(credit: Shutterstock)

(credit: Shutterstock)


People move to Los Angeles from all over the world, lured by the possibility of riches and fame in the movie industry. But L.A. is not all glitz and glam. Although we haven’t had a major one in a while, Los Angeles is known for being in the epicenter for major earthquakes. Anyone that has moved to L.A. within the last few years hasn’t experienced a significant quake, and the handful of somewhat minor episodes may have desensitized many newcomers to the potential danger.
 
The last big earthquake Los Angeles sustained was the 6.7m Northridge quake back in 1994. That quake left 60 people dead, more than 7,000 people injured and 20,000 people displaced from their homes. In addition, more than 40,000 buildings were damaged across four counties, with several overpasses collapsing during the episode. Those that survived the ordeal will never forget it, while all the transplants that trickled in years after remain blissfully unaware.
 
A catastrophic earthquake hitting Los Angeles is always a possibility and should be taken seriously. It’s been more than 20 years since the Northridge quake and experts have been saying L.A. is due for another “big one” for quite sometime. While no one can predict exactly when and where; one is inevitable. Being prepared for it comes with the territory. Here are some things you’ll need to survive an L.A. earthquake.

 

State of preparedness

  1. Sleep with shoes or work boots near your bed.
  2. Keep a coat or jacket near your front door during the winter months.
  3. Have your phone and car keys within reach while you sleep.
  4. Know where to go for shelter.
  5. Know where the electrical boxes and water shut off valves are. Most gas boxes are earthquake sensitive and shut off automatically during an episode.
  6. Have a safety plan. Earthquakes can hit at any time of the day or night. Figure out what the best course of action would be at the places you spend the most time: home, work, school and traveling in your car. Is it safer to run out the door or duck and cover? If you’re in your car, should you pull over and get out? These are things you need to know before an earthquake hits.
  7. Have a designated meeting place for family members should communications be shut down. In addition, family members should memorize the same out of town relative’s phone number. This person can be used to relay messages if family members get lost and communications are down.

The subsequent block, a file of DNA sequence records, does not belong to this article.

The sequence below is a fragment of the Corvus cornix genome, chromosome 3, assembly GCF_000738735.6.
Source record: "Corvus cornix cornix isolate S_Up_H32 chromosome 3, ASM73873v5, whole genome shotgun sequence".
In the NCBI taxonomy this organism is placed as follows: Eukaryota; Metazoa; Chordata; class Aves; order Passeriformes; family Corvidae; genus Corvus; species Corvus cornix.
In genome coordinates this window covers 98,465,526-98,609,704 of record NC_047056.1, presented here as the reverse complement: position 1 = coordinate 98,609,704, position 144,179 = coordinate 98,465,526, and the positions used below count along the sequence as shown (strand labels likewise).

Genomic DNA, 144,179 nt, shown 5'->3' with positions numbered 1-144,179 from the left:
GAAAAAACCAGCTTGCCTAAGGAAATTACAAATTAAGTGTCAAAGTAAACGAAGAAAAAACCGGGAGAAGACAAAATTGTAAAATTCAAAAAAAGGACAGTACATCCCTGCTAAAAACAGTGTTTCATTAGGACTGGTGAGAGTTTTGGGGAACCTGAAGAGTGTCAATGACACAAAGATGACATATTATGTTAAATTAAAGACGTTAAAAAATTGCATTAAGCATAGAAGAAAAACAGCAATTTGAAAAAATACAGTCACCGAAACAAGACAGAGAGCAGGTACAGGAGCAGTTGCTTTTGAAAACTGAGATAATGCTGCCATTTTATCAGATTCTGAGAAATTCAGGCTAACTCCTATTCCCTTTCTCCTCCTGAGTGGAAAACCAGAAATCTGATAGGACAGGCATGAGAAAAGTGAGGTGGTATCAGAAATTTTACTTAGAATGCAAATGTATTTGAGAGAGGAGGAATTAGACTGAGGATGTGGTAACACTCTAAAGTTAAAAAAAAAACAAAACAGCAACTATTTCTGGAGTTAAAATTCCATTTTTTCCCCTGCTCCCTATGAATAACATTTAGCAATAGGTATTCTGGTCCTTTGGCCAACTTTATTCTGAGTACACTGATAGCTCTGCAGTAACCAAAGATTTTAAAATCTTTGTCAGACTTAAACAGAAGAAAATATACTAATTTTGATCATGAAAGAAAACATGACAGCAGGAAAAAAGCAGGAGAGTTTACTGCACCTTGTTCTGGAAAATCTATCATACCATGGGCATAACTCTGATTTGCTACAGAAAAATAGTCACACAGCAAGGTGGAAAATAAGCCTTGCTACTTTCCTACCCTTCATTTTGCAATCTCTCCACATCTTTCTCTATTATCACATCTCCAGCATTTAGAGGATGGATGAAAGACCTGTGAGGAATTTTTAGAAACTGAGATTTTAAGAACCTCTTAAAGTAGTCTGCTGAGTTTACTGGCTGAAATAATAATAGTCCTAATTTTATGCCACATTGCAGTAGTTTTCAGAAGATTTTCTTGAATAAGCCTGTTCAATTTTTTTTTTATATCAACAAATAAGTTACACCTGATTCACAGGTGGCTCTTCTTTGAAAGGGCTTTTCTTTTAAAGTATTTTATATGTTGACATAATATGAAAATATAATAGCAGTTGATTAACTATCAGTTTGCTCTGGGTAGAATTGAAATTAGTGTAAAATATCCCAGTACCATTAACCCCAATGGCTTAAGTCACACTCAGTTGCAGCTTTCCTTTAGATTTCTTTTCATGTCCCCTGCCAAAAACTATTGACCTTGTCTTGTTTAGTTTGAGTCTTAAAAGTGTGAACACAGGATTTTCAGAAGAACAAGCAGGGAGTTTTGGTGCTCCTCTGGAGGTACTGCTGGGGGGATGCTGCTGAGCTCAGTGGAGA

Emergency kit

  • Water
  • Canned goods
  • Can opener
  • First aid kit (with book)
  • Portable radio with extra batteries (batteries should not be stored in the radio to prevent corrosion)
  • Flashlight with extra batteries (batteries should not be stored in the flashlight to prevent corrosion) 
  • Matches
  • Bunsen burner
  • Candles
  • Blanket
  • Change of clothes
  • Copies of important documents and identification
  • Cash
  • Water purifier tablets/chlorine bleach 
  • A month’s worth of medication (should be rotated)
  • A small pot for cooking/boiling water

 
If you only have to care for yourself then you can tailor your emergency kit to suit your personal needs. If you are preparing for your family as well, make sure medication instructions are included if applicable and the quantity of supplies are stocked accordingly. In addition, make sure everyone in the household has access to the emergency kit.

 

Pet emergency kit

  • Water
  • Food
  • Cat litter box (zip lock bag of kitty litter)
  • Can opener
  • Collar/harness
  • Leash
  • Pictures of pets in case they get lost
  • Copies of medical records
  • Towel/bedding
  • Toy

 
Once you leave your home, you might not be allowed to get back in to grab items you’ll need. Having a duffel bag with supplies and other essential items already to go before a quake hits could make the road back to normalcy a lot easier. Remembering to grab it on your way out the door is another thing. The most important thing to remember during any emergency is to stay calm. Panic kills more people than most catastrophes.
 
Related: What To Do During An Earthquake If You Are Outside

 

Kristine G. Bottone is a freelance writer living in Los Angeles. Her work can be found at Examiner.com.

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